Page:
True Story of A Pauper Billionaire
“Good morning Sir…My name is Ann Mary. I would like to get an appointment with you…”her voice was little shaky and sounded anxious. She said she was a journalist intern. This was her first project. Her professor was my classmate at school of journalism.
I welcomed her. Her project was to prepare a feature “how to be a billionaire” after interviewing a couple of rich men.
“But I am not a billionaire, not even rich…” I said.
“Sir, my professor told me that you are an editor for a UK-based firm so you must be immensely rich…”
“He is misleading you. I can’t help you…” I said.
“Sir, no other billionaires gave me appointment. I was pinning all my hopes on you Sir…Please help me…”
Her face fell. She became sad. I could feel her fight to stop tears rolling into her eyes. I suddenly recalled my days as a journalist trainee for one year in Janmabhumi, when I didn’t get a single paisa. The living was so tough then.
I smiled and said: “Yes – you can ask any questions. I am a billionaire, but in a different dimension. Shoot”
She kept her notepad and pen ready and asked seriously (trying to get the journalistic look): “Uday sir, when did you decide to make lot of money? How did the ambition of becoming a rich man sprout?”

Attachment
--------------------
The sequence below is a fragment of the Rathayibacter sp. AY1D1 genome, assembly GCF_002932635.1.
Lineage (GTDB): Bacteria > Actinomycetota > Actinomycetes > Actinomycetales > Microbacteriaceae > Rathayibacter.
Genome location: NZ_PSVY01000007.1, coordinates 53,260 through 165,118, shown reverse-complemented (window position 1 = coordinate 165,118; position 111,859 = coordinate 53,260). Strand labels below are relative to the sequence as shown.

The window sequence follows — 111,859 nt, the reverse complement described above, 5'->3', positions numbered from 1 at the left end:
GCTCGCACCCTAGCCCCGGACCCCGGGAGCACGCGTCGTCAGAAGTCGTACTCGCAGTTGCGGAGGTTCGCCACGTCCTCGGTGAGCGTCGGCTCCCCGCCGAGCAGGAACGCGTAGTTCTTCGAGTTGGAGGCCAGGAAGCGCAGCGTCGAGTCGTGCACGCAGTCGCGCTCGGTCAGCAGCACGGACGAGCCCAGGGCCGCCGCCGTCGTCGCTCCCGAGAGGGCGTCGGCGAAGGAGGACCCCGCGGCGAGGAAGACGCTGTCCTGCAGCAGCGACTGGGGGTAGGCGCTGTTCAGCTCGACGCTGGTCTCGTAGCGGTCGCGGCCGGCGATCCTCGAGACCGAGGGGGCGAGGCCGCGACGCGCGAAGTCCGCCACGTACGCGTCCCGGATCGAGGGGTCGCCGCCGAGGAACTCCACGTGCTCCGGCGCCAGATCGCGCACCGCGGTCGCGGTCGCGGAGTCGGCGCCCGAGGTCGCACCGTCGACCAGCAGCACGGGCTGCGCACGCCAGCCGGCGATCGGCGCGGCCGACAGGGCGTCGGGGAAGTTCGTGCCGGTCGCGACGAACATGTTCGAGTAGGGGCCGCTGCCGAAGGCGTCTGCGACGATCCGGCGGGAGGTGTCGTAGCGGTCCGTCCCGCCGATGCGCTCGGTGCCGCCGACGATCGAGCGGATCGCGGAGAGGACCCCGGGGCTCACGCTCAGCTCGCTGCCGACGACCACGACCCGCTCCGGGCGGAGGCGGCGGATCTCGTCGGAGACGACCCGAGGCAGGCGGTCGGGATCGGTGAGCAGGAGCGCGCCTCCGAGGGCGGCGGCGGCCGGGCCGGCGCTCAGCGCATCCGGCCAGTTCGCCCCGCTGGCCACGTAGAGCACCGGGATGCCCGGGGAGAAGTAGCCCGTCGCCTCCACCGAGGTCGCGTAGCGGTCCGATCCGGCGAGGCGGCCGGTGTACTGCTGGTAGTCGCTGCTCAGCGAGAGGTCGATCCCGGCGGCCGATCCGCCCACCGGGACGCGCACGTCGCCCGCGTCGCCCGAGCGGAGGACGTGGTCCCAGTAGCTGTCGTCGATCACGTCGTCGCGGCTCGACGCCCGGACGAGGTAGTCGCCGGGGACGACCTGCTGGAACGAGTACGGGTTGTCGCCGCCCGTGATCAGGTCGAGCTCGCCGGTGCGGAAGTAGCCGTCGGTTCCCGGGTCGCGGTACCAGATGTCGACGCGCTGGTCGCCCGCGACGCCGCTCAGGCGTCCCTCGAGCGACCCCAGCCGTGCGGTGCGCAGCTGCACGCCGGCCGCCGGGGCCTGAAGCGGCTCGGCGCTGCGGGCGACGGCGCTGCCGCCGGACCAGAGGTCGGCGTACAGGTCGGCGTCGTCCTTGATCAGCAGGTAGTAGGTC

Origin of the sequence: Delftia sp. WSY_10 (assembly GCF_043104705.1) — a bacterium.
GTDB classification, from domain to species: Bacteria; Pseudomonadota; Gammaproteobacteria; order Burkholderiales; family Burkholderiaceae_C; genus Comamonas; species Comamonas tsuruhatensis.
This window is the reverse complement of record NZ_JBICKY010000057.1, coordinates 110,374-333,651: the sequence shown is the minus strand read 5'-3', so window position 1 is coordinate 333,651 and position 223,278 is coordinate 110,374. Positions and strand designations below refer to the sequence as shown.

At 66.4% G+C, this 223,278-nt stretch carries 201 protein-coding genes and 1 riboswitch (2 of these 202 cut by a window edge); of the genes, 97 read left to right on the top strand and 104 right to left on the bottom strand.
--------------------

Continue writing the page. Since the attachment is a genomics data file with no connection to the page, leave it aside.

“During my school days. I have decided to make money by hook or crook. Path was not important, making money was only motto. I decided to do anything to make money…” I said.
That was a statement of fact. I did schooling in a remote village. My parents were school teachers with very meager salary, struggling to make both ends meet. They did not even have any help from their parents too. They too were independent from very young age. As I was born in a Brahmin family there was no future – government was the only major employer then. All jobs will go by caste reservation and political recommendation. Even if I secure highest mark I won’t get admission for higher studies. Students from other castes/religions were getting cash scholarships, even if they were rich. I was angry. Very angry at the system. There is no value for merit and virtue in this world. So I should make money and become rich.
“Who gave you the first advice on how to make money?”
During 10th standard I had only two shirts and two half-pants. No chapels (foot wear). One shirt was very old and the other one was torn and stitched. Half-pants didn’t have buttons, so I have to tie it with thick threads. When I see boys wearing new shirts I would feel jealous. I badly wanted a new shirt. I was very angry at my parents. I was developing inferiority complex. I did not even feel like facing any crowd because I was worried whether they would tease me in public and therefore my involvement in extracurricular activities reduced.
One day my mother gave me a small cloth pouch with lot of coins inside it (5 paisa to 50 paisa coins).
“Buy a new shirt for you…” she said. I counted the coins. Rs 24/-
Next day, her friend Hindi teacher told me that my mother was not having her evening tea (10 paisa) and vada (10 paisa) for more than six months. She was starving and saving that money for me! My mother also used to go to bed without a meal just to keep our stomachs…
For further reading please check the book : TIDBITS: From The Life of Pai
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March 05, 2013
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